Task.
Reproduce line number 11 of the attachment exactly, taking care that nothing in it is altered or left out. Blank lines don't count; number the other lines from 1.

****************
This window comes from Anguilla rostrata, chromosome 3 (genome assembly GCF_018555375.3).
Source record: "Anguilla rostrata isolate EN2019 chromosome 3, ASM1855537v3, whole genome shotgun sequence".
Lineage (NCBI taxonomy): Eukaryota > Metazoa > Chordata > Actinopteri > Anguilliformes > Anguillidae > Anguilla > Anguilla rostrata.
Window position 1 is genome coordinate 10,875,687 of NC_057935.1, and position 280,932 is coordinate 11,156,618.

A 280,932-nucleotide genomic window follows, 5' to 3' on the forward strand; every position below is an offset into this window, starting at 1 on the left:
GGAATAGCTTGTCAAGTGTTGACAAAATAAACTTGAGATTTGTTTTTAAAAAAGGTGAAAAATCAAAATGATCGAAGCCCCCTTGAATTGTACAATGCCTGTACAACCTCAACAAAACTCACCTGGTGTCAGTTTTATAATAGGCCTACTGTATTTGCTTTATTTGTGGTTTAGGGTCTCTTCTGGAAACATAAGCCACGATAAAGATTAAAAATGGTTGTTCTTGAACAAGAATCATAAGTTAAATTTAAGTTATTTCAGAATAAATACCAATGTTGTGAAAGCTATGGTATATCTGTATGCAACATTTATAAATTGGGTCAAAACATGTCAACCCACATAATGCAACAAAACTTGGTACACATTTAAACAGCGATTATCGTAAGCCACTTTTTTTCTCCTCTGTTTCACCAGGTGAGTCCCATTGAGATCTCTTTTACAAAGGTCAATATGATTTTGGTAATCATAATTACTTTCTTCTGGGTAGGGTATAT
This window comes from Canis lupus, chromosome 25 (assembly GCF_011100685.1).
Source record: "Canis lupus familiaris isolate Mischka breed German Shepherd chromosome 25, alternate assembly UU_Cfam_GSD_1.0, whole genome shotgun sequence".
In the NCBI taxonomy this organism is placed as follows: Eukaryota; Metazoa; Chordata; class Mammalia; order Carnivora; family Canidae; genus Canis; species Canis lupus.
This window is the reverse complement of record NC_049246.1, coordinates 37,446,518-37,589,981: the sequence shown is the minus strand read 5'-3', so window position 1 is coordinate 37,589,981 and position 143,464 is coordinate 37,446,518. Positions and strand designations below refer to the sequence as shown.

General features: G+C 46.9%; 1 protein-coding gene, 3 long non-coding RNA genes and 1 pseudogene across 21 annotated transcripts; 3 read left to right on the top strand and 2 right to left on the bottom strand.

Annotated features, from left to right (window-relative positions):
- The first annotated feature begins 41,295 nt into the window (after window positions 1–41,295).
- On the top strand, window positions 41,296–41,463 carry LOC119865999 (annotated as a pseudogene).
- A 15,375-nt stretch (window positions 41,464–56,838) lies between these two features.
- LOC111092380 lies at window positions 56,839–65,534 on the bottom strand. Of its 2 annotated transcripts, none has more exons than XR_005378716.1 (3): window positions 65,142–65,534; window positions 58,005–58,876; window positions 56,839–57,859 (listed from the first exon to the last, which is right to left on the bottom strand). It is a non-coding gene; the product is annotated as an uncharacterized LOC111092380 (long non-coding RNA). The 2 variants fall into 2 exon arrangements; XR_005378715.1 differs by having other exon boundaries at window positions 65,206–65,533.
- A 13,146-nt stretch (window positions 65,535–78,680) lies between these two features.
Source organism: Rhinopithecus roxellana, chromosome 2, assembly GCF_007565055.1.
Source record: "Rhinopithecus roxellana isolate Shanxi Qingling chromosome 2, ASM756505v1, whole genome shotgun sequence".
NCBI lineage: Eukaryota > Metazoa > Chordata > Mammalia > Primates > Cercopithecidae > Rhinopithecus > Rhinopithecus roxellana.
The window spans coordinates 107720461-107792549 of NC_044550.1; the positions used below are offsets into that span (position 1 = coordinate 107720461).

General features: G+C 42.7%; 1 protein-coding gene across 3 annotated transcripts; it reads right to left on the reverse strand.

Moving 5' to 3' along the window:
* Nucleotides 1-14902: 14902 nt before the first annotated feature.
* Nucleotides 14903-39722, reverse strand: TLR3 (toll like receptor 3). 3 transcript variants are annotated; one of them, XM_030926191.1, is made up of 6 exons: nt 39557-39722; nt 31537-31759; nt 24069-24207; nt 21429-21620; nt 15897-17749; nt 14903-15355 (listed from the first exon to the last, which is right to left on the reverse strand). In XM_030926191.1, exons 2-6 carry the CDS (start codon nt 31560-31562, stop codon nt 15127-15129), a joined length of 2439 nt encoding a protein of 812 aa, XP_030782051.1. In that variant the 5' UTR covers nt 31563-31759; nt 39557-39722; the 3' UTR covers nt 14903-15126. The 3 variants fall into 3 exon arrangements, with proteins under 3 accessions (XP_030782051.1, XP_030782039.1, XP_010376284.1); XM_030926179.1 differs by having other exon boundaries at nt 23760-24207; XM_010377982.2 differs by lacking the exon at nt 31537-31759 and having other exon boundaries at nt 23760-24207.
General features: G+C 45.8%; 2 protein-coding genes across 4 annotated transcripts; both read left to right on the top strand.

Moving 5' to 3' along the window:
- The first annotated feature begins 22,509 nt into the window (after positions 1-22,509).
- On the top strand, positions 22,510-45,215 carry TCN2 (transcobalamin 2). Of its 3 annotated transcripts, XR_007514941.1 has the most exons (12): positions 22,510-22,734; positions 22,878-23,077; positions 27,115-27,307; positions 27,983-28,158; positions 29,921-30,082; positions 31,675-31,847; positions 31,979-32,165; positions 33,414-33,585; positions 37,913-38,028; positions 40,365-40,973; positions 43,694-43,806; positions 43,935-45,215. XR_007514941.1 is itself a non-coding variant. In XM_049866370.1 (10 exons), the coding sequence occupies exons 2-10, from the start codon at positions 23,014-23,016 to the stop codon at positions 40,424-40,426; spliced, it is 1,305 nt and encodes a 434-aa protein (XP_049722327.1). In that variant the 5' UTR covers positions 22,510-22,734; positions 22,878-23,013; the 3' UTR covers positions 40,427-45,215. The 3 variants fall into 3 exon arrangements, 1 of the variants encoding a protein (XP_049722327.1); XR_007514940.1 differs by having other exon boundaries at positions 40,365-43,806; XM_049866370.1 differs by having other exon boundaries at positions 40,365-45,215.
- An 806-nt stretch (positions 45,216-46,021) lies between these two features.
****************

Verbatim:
General features: G+C 46.9%; 1 protein-coding gene, 3 long non-coding RNA genes and 1 pseudogene across 21 annotated transcripts; 3 read left to right on the top strand and 2 right to left on the bottom strand.